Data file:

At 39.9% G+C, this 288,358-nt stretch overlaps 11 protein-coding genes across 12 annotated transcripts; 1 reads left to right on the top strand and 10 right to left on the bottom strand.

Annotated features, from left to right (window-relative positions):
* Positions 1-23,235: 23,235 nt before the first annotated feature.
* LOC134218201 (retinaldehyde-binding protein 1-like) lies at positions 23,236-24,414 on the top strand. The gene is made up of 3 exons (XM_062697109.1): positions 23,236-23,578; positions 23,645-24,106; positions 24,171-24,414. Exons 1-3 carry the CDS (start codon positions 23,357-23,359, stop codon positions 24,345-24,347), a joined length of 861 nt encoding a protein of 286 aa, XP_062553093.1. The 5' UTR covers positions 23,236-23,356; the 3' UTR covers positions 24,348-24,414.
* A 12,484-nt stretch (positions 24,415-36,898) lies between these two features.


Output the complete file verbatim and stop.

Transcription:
At 39.9% G+C, this 288,358-nt stretch overlaps 11 protein-coding genes across 12 annotated transcripts; 1 reads left to right on the top strand and 10 right to left on the bottom strand.

Annotated features, from left to right (window-relative positions):
* Positions 1-23,235: 23,235 nt before the first annotated feature.
* LOC134218201 (retinaldehyde-binding protein 1-like) lies at positions 23,236-24,414 on the top strand. The gene is made up of 3 exons (XM_062697109.1): positions 23,236-23,578; positions 23,645-24,106; positions 24,171-24,414. Exons 1-3 carry the CDS (start codon positions 23,357-23,359, stop codon positions 24,345-24,347), a joined length of 861 nt encoding a protein of 286 aa, XP_062553093.1. The 5' UTR covers positions 23,236-23,356; the 3' UTR covers positions 24,348-24,414.
* A 12,484-nt stretch (positions 24,415-36,898) lies between these two features.